2,000-year-old Secret Room in Rome's Domus Aurea Is a Treasure Trove of Ancient Frescoes
Archaeologists have found a secret, underground room inside Emporer Nero’s palace in Rome.
The archaeologists happened upon a secret chamber “decorated with panthers, centaurs and a delightful sphinx” inside of Nero’s famous Domus Aurea (Golden House) while they were doing restoration work on an adjacent room in the complex, according to the Italian news publication ANSA.
The secret room, which has been buried for an estimated 2,000 years, is nicknamed the “Sphinx Room,” according to ANSA. It’s just one of many rooms in the massive Domus Aurea, which is part of the archaeological park that also encompasses the Colosseum.
Alessandro D'Alessio, the official for the Domus Aurea, told ANSA that restorers immediately went to work excavating the room, which was covered in frescoes set against white backgrounds with red and gold borders, including one depicting the figure of the god Pan and another with a panther attacking a swordsman. There are also depictions of aquatic creatures “both real and stylized,” leafy garlands, tree branches, flowers, and birds.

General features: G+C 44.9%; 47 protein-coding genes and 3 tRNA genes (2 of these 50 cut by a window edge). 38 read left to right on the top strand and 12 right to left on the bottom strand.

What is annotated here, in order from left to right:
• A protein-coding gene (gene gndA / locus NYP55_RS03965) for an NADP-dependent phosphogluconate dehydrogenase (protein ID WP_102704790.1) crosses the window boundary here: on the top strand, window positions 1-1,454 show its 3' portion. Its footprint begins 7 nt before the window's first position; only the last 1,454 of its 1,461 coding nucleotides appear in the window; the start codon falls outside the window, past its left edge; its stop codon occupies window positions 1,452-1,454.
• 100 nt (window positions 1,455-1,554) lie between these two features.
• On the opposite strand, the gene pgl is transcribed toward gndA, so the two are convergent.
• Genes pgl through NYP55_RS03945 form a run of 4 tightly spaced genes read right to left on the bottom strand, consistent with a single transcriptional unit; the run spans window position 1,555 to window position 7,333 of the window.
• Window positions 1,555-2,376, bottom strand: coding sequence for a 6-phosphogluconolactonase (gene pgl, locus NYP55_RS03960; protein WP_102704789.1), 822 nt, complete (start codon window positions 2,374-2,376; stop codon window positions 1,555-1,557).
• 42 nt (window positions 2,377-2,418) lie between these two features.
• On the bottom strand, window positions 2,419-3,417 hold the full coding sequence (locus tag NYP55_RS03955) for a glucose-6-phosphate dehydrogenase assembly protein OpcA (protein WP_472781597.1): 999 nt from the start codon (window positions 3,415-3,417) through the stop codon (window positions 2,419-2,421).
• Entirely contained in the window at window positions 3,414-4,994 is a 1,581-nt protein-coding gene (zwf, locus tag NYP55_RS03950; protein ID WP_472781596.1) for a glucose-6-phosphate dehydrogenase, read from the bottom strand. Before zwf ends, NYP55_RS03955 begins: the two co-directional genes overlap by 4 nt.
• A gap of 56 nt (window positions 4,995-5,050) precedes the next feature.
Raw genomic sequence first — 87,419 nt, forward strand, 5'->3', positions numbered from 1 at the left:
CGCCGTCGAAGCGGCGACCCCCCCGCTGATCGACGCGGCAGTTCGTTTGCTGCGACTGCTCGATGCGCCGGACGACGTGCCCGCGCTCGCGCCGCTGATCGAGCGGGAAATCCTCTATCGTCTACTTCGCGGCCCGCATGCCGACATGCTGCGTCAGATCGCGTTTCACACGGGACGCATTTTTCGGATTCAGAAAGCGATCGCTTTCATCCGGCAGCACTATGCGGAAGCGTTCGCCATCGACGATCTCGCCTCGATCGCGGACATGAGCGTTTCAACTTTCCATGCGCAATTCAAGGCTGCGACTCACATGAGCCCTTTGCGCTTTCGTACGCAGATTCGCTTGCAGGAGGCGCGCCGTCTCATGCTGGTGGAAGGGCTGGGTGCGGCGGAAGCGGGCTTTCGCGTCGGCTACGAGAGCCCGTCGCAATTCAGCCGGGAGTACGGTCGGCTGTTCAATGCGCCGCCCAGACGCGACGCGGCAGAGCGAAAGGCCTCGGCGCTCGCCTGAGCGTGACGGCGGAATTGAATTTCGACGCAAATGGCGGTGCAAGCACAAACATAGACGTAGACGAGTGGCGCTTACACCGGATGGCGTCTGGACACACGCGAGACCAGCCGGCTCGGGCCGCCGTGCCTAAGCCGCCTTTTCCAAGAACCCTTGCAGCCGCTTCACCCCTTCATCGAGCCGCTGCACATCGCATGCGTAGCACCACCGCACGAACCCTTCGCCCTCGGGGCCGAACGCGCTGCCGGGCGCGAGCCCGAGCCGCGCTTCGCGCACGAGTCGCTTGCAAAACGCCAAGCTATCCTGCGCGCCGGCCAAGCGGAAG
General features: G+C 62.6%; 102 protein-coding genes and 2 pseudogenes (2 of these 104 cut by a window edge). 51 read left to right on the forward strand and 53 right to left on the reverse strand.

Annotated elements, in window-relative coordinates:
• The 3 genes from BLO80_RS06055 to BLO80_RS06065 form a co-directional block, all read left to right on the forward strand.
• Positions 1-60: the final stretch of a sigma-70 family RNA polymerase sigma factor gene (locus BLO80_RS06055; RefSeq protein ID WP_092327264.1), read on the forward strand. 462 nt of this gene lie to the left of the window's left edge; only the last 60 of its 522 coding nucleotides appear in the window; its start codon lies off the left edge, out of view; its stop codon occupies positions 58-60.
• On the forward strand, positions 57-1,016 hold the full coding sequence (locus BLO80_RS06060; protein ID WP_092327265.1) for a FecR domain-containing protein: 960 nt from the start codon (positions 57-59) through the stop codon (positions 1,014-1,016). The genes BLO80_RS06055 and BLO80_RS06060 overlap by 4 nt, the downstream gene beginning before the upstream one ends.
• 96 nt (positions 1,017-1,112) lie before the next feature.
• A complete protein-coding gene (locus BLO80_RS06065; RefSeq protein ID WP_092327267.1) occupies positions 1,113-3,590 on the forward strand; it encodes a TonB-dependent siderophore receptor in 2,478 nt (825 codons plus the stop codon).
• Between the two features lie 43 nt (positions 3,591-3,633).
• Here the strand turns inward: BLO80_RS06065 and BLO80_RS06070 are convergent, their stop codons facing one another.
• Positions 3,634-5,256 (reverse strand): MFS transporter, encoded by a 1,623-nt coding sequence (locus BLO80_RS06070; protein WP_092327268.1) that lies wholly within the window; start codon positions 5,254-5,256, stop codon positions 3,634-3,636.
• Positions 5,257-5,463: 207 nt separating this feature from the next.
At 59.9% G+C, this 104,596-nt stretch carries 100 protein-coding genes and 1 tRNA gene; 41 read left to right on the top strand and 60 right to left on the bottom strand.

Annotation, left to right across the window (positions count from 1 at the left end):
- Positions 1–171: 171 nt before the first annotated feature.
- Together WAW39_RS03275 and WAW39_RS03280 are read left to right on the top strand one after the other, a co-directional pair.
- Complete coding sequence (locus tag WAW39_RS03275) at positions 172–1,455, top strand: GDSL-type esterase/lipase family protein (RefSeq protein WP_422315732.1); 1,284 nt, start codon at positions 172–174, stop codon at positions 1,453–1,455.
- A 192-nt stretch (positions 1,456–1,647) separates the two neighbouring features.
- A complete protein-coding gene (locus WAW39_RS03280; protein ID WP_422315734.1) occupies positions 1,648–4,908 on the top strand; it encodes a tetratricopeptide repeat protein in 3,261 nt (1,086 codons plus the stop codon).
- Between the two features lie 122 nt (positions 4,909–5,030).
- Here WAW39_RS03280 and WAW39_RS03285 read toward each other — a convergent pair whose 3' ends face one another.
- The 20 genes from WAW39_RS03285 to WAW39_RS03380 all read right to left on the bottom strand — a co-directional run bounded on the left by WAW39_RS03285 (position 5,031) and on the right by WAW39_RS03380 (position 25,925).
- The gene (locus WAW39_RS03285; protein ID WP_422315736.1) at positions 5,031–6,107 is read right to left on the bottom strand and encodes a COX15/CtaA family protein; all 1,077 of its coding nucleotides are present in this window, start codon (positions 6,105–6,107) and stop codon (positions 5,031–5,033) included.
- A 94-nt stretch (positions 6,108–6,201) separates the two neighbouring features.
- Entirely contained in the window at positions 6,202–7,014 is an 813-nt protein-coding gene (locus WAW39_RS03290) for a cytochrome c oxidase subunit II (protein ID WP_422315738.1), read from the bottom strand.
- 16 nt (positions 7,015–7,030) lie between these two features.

Alfonsina Russo, director of the Archaeological Park of the Colosseum, said the room “tells us about the atmosphere from the years of the principality of Nero,” CNN reported.
Parts of the room still remain underground, and archaeologists will not be attempting to excavate the room much further for fears of structural instability, ANSA reported.
Tourists, however, can visit to see parts of the Domus Aurea while they are in Rome, plus a number of other interesting, if underrated, things to do as well. Other, visitable rooms also feature frescoes of mythical creatures like griffins and winged lions, according to ANSA.